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  • Writer's pictureJolie Radunich

How building an e tutoring service during COVID prepared me for the edtech industry

Quarantine took me back to 5th grade.

In weeks, I remember being whisked away from a special semester spent in Washington D.C. to my childhood bedroom. What's even more clear in my mind was helping my brother adjust to his virtual, 5th-grade classroom.

Lockdowns began in March—the point in the pandemic where we were excited to have a couple weeks off to do the spring cleaning we never got around to.

Fears of the summer and now COVID slide were a few months away from becoming real. I started making my brother a personalized learning guide with platforms to help him avoid both.

Then I started thinking about families who didn’t have these guides. I partnered with my hometown's San Francisco Public Library and was able to reach a dozen homes. Educated, Honey! was born and I became inspired.

1. I secured a connection to get my e tutoring service in the door

When I designed my first learning guide, I started thinking about how great it would be to offer study guides to children across the world.

I quickly realized that to make my idea a reality, I needed to start way smaller. I began reaching out to schools I attended or that were in my same network.

After suffering from solicitation ghosting I went back to the drawing board, switching my target from schools to libraries. But as I reached out to different libraries across New York and the Bay Area, I was met with nos, solicitation concerns, and ghosting. I needed to pivot again.

I remembered that I was a lifelong San Francisco Public Library member. I spent my high school summers volunteering at my local branch and even earned a summer read scholarship to put toward college.

I was already connected and invested in this community, my service proved it. With that, I’d rediscovered my network and target audience. Lucky for me, they were game to market me.

I saw the value in niching down, looking to my network, and pushing my enthusiasm forward.

2. I communicated my vision in a digestible way

My proposal was credible partly because of my personability. But what I think ultimately led the library to agree to market Educated, Honey! in their newsletter, was my digital presence.

I didn’t realize it then, but I took the time to brand my service by creating a logo and detailed website, with a mission statement and FAQs.

The library’s summer tutoring program had a waitlist. Those were the families who would be transfered over and get connected with my service. As the days passed I wondered, would anyone reach out?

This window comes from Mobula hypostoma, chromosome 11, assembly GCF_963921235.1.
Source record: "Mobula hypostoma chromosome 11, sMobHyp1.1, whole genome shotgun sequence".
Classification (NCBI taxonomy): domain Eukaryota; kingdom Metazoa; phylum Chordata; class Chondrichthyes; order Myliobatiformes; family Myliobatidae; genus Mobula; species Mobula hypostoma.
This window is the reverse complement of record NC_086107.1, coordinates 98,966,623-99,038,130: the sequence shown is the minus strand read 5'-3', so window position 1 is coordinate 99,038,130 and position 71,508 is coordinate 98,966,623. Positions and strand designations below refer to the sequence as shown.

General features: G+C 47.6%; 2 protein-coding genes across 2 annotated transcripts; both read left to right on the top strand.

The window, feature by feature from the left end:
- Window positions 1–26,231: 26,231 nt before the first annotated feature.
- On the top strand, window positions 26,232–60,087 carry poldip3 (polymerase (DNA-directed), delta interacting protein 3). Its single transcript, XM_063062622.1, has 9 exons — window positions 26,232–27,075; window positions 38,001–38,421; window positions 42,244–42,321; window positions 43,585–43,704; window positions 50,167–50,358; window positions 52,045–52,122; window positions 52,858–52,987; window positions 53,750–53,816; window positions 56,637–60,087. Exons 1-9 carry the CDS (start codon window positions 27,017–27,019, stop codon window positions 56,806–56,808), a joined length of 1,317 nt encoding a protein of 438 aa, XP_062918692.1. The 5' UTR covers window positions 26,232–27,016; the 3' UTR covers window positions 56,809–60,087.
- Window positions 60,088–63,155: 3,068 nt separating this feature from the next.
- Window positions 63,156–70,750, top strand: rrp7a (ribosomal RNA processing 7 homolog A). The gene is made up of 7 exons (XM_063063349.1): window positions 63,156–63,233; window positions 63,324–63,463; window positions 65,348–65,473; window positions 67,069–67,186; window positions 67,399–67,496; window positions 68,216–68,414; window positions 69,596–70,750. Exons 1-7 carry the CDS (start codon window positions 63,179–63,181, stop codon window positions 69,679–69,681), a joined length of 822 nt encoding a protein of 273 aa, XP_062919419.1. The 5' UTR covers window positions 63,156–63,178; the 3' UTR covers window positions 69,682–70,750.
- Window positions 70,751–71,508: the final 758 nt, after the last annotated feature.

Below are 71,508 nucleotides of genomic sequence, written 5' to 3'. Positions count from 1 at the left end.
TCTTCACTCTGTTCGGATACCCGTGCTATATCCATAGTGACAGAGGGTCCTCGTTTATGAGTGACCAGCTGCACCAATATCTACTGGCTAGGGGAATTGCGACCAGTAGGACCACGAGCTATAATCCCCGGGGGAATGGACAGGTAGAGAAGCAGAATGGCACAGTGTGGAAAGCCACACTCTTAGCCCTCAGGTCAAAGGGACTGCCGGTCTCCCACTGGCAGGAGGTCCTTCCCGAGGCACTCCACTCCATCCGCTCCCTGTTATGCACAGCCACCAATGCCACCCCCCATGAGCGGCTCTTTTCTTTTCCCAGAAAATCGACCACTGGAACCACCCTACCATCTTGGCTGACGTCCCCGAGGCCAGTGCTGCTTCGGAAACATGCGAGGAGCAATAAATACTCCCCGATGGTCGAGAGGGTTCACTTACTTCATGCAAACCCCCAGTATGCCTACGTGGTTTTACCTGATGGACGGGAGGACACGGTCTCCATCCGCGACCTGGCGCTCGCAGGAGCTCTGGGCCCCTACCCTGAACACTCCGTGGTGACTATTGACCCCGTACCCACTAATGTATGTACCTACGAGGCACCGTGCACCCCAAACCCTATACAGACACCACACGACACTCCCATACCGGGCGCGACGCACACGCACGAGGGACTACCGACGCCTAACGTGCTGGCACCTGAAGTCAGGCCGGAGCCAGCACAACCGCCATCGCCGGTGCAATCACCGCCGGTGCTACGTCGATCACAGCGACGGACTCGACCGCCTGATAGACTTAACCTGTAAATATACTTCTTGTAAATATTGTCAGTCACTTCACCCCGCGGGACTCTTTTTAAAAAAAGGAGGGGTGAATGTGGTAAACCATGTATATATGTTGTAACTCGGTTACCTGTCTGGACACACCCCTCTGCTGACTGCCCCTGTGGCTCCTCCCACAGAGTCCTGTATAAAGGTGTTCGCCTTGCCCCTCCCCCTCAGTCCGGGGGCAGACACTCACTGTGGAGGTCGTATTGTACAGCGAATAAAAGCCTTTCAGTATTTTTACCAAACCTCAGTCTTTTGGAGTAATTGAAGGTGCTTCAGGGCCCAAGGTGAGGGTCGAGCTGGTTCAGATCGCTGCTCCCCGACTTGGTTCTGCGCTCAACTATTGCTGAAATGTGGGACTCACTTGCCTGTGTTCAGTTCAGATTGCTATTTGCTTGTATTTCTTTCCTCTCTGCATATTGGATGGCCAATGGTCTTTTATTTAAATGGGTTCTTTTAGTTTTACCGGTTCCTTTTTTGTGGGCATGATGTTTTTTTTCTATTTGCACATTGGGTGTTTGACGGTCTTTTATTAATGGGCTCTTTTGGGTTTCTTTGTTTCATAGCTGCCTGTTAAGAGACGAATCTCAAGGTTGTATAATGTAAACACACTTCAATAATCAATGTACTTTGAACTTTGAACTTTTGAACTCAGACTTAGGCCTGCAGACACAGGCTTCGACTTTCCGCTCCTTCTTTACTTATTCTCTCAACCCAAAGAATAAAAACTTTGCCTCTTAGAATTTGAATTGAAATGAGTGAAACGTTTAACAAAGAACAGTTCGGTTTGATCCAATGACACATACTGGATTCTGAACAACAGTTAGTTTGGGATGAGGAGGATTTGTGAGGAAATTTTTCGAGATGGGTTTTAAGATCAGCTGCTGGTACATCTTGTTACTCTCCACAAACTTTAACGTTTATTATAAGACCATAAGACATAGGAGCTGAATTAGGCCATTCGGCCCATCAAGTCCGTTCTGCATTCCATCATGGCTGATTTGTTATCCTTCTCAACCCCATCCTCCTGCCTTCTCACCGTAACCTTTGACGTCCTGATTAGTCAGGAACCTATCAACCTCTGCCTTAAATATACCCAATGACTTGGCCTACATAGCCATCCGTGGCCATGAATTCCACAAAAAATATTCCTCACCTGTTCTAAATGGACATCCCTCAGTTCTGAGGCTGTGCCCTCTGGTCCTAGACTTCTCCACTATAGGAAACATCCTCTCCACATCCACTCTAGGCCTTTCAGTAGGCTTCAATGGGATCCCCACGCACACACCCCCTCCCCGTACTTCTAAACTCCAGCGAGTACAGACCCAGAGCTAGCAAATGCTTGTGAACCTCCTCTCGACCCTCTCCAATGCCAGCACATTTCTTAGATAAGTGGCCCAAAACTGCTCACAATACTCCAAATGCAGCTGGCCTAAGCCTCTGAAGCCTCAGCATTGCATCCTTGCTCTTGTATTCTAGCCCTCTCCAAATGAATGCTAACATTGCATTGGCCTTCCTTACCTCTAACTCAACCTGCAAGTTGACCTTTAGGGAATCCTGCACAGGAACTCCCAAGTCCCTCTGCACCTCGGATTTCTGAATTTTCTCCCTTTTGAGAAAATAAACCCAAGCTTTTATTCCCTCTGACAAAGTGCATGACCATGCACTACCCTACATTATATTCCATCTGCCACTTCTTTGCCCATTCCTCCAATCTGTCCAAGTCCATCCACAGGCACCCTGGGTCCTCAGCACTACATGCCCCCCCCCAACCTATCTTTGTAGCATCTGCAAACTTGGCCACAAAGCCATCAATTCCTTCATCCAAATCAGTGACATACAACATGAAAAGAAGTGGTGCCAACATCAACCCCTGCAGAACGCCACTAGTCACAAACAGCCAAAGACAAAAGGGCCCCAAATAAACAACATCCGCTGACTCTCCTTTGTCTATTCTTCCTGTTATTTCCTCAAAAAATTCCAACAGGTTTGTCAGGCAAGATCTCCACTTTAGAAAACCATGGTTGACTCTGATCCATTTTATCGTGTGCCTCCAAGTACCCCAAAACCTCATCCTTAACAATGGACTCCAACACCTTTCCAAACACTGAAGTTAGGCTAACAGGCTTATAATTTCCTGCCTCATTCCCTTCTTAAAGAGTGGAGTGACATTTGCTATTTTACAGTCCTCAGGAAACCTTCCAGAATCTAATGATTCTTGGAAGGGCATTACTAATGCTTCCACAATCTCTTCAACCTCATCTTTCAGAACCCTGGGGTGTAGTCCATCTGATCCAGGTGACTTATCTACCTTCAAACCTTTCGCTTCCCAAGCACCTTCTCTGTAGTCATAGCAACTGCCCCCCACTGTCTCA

I soon got an email:

Please I want to sign my kids up. 2nd grade and 6th grade. They need help in their reading and writing.

One turned into another:

How can I get the program started?

Before I knew it, I was up to a dozen.

Not only did I feel relieved advertising my service to the public, but ready to make outreach and connecting with edtech users an ongoing part of my life.

3. I collected feedback to review my outcomes, and could've done more

Mateo loves to do math !!! And the vocabulary . We missed the writing but we can try this week. Thank you

There’s nothing like receiving feedback — especially affirmations that you haven’t asked for.

After connecting with families and sending out the guides, it was a relief hearing about the activities students liked best, or how the workload was easing them into the new school year.

Getting parents to check in weekly over email wasn’t easy.

In the flurry of transitioning from summer break into the new school year, I didn't send out a general feedback survey. This was a missed opportunity to collect actionable data outside of the candid email responses parents did send me.

Entering the edtech industry as a transitioning tutor

After creating Educated, Honey! I took on a few e-tutoring roles before starting to work in edtech.

I left behind summer 2020 with a few building takeaways that have prepared me to build in the edtech industry.

  • Find your niche. It’s noble to want to help everyone. But if you don’t start with a target audience, you’ll end up helping no one.

  • Learning is personal. I worked for students as young as 5 and as old as 12. It was critical to differentiate content that showed up in their program guides to make it relevant to their age and areas for growth.

  • Data is key. In addition to the unsolicited parent feedback I got, I wish I sent out a survey to assess the impact of my program in a more systematic way.

It looks like the Channel Your Edtech Kid blog is my next buildable project I'll be testing.


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